The Philosophy

There are different philosophies regarding early childhood education. The first step in establishing a school is formulating the philosophy that will reflect the values and beliefs of the administration and the families that will participate in the program (Sciarra & Dorsey, 1995). Without the specific goals and objectives, the programs will seem no more than baby-sitting (Taylor, 1989).

All components of the school program should adhere to a philosophy. However, several preschools assert their eclecticism as an advertising pitch. They assert that a mixture of philosophies is better than just one. However, eclecticism poses a dilemma for the preschool administrator to the point of ineffectiveness. In the book Philosophic Theory and Practice in Educational Administration (1966), by Graff, Street, Kimbrough and Dykes it states that efficient school administration needs administrators who have an intellectualized, consistent and comprehensive set of philosophical concepts. “Eclecticism constitutes a very real barrier to the achievement of this consistency.” They point out that the school administrator does not have a basis for choices in decision-making. Also, the administration becomes shifty with its statements. Therefore, upon choosing the philosophy, the administrator should be committed in staying true to it.

In Kohlberg and Mayer’s “Development as the Aim of Education” (1971), they identified three streams of educational ideology that the various philosophies or approaches fall under – Romanticism, Cultural Transmission (or what is more commonly known as Traditional), and the Progressive Stream or Progressivism.

The Progressive Stream holds that education should cultivate the child’s natural interaction with a developing society or environment. The progressive stream highlights the child’s educational experience that encourages thought, creativity and learning. It bridges the gaps that Romantics and Traditionalists have between the child and his/her experiences whether it is in concord or conflict (Cremin, 1962; Kohlberg & Mayer, 1971; Gardner, 1991). Romanticism focuses mainly on the internal experience or the inner self. Traditionalists believe on the external and teacher-oriented experience. The advocates of the progressive stream – like Dewey, Piaget and Bruner –join both the inner and outer experiences through a qualitative interaction with the environment in best understanding the development of the child.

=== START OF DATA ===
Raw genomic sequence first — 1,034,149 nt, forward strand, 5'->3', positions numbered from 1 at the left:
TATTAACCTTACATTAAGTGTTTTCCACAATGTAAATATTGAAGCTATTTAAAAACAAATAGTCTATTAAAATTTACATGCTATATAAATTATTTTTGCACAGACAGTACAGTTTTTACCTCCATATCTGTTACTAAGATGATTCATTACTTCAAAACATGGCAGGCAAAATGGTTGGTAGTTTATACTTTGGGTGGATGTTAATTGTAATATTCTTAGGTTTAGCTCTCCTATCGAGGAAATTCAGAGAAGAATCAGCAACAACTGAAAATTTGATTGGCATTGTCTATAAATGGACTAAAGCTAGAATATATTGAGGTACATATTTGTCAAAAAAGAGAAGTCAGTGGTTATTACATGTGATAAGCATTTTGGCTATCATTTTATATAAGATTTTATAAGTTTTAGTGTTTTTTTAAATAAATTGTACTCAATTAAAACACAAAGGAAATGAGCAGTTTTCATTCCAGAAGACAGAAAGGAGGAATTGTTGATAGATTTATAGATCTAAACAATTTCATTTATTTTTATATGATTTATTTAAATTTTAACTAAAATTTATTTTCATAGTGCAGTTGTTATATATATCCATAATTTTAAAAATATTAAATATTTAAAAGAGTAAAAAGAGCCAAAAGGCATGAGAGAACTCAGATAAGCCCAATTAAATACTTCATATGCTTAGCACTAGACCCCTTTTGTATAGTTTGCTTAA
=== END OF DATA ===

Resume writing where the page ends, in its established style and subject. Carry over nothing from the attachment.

According to Dewey in his Pedagogic Creed (1897) in “Education in America: Colonial Roots to Progressivism”, education must start with a psychological foresight into the child’s capabilities, interests and habits. He continues by stating, “education is a process of living and not a preparation for future living.” It is, therefore, more important for the school to value the child’s individuality rather than what he will be as a future economic unit. The child is a thinking, self-propelling and well-adjusted individual (Covar, 1987).
Kohlberg and Mayer also mentioned the issue of the aims of education being universal or individual. The Cultural Transmission approach characteristically centers on measures of individual differences based on existing societal norms. Any individual can be ranked in this way. The progressive and the romantic prefer to seek qualitative and significant learning experience in the child’s own development and not a population average or norm. In this light, progressive preschools do not have “examinations” –like what traditional preschools do –because this will concede to the societal norm of grading the developmental skills of the child and rank them against each other. They would rather have individual assessments wherein the focus is on the child’s own progress and individuality.

Ultimately, because the interaction and experience of each child is essential in a progressive preschool, the child congruently understands the concepts being introduced in a deeper level. Progressive schools are referred to as “child¬centered schools” – the activities grow out of the child’s interests and needs (Washburne, 1952).

Major studies of progressive education – particularly the Eight-Year Study of the 1930’s –documented that, on a wide-ranging set of measures, graduates of progressive schools performed as well as or better than those of matched ability and background who had attended traditional institutions (Cremin, 1961; Gardner, 1991). Also, because of this study, evaluation has changed from the value of measurement to a value of philosophical purpose and observation (Kimbrough & Nunnery, 1983).

In terms of the child’s attitude towards their preschool program, a study done by Granados in 1995 showed that the 30 preschoolers coming from the progressive program were the most satisfied and possessed the most positive attitude toward their preschool program as compared to the 60 children that studied in the Traditional and Romantic (Montessori) preschools. The study further states that the children from the progressive program listed considerably more reasons for liking than disliking their school and were more unified with their response compared to the other two schools.

If you are a parent looking for a progressive school for your child, ask the school owner what the school’s philosophy is. If they say eclectic, be wary. It means they are unsure of their philosophy. If you are a school owner and want know more about the Progressive Philosophy, there are 2 things you need to do:

1. Enroll in the University of the Philippines and take a course in Family Life and Child Development in the College of Home Economics. It is the pioneering institution in leading the way for teachers to learn the progressive philosophy.

2. Read this blog regularly 🙂

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